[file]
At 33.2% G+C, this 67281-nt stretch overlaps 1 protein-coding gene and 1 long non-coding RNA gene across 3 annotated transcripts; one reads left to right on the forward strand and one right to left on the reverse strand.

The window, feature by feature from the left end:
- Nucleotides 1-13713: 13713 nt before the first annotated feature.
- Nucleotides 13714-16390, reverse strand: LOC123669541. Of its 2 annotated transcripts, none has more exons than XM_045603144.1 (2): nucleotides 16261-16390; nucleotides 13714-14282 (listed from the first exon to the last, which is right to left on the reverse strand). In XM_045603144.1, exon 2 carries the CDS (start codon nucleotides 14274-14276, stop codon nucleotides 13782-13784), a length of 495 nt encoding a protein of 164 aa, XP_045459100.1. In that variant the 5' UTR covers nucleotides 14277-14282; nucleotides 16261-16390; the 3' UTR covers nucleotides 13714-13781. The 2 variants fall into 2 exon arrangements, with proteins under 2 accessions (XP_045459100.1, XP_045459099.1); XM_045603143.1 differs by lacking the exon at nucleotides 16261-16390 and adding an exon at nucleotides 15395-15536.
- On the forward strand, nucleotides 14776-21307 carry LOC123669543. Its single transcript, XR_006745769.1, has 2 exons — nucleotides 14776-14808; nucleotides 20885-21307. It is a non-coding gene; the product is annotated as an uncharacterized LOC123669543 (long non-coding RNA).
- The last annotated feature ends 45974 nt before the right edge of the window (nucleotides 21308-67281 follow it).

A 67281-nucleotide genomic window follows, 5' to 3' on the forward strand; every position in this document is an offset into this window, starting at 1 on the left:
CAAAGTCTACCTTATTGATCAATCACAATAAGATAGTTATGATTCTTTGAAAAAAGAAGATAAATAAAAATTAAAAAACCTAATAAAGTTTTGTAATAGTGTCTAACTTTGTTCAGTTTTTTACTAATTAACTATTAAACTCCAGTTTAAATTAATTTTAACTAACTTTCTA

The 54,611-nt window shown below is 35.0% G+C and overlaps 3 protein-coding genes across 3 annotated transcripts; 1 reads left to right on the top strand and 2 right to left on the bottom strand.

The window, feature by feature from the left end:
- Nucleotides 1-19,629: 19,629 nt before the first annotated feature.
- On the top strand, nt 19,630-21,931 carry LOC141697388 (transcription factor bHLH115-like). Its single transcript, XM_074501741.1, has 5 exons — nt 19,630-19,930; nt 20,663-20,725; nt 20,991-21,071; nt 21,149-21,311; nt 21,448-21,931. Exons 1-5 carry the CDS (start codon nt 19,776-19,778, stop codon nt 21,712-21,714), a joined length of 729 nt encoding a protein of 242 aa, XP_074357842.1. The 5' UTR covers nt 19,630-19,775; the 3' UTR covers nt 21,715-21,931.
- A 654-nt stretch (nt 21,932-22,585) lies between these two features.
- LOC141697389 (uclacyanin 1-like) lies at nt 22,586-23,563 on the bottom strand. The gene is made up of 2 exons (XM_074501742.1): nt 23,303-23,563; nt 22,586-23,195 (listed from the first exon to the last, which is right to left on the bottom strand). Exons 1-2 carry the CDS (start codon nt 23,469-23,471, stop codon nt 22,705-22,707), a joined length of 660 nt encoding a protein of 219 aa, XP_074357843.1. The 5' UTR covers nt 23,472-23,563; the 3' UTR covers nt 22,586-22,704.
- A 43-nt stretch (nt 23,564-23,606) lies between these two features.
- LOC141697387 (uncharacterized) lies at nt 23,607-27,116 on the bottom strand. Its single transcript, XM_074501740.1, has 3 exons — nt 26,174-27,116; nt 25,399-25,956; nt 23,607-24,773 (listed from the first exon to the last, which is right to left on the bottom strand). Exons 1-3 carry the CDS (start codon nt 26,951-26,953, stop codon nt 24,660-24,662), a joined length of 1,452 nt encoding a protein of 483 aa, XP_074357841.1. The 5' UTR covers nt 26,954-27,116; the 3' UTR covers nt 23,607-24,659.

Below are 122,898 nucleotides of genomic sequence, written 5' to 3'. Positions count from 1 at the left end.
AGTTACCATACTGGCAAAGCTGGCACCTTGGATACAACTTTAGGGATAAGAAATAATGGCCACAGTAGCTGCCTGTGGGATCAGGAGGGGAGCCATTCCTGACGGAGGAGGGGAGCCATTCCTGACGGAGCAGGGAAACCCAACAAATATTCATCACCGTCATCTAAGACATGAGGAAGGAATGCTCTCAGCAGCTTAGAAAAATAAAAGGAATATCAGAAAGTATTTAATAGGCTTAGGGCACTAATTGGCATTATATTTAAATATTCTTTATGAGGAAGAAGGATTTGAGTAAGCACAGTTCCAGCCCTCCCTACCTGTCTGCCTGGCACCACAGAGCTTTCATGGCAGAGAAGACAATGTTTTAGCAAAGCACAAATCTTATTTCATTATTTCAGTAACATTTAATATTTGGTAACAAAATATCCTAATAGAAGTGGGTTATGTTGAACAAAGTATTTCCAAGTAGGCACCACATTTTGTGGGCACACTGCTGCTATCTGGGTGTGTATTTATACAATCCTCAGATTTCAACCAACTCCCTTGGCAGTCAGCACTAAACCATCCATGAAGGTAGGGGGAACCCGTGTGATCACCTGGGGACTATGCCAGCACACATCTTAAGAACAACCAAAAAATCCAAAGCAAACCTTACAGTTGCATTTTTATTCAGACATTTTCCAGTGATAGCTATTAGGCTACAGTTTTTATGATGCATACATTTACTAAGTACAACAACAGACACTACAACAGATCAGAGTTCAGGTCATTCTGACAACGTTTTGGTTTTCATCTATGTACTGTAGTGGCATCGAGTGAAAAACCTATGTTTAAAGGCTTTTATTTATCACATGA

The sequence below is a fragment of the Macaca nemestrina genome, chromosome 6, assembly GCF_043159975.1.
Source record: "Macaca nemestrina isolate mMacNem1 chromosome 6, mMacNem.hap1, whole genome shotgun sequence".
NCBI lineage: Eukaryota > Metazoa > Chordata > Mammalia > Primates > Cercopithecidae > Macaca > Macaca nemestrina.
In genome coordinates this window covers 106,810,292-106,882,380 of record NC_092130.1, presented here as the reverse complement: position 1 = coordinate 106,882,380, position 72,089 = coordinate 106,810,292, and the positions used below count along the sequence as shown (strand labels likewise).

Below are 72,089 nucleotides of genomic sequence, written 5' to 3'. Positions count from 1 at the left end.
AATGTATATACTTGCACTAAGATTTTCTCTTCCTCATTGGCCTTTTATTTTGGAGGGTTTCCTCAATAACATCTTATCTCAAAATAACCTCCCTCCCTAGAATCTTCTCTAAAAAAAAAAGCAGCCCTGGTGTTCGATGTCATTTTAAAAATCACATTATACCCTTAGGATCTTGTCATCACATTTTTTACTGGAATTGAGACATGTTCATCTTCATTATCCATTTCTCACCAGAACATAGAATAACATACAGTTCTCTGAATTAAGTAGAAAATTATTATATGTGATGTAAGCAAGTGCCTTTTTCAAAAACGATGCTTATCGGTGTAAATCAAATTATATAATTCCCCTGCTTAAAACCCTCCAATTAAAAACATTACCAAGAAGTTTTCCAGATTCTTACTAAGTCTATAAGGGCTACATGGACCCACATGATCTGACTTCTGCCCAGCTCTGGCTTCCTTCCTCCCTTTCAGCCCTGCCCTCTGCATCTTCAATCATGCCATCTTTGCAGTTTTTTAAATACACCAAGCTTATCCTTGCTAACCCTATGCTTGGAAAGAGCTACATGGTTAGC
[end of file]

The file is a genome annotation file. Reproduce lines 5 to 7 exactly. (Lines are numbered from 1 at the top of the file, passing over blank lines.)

- On the forward strand, nucleotides 14776-21307 carry LOC123669543. Its single transcript, XR_006745769.1, has 2 exons — nucleotides 14776-14808; nucleotides 20885-21307. It is a non-coding gene; the product is annotated as an uncharacterized LOC123669543 (long non-coding RNA).
- The last annotated feature ends 45974 nt before the right edge of the window (nucleotides 21308-67281 follow it).

A 67281-nucleotide genomic window follows, 5' to 3' on the forward strand; every position in this document is an offset into this window, starting at 1 on the left: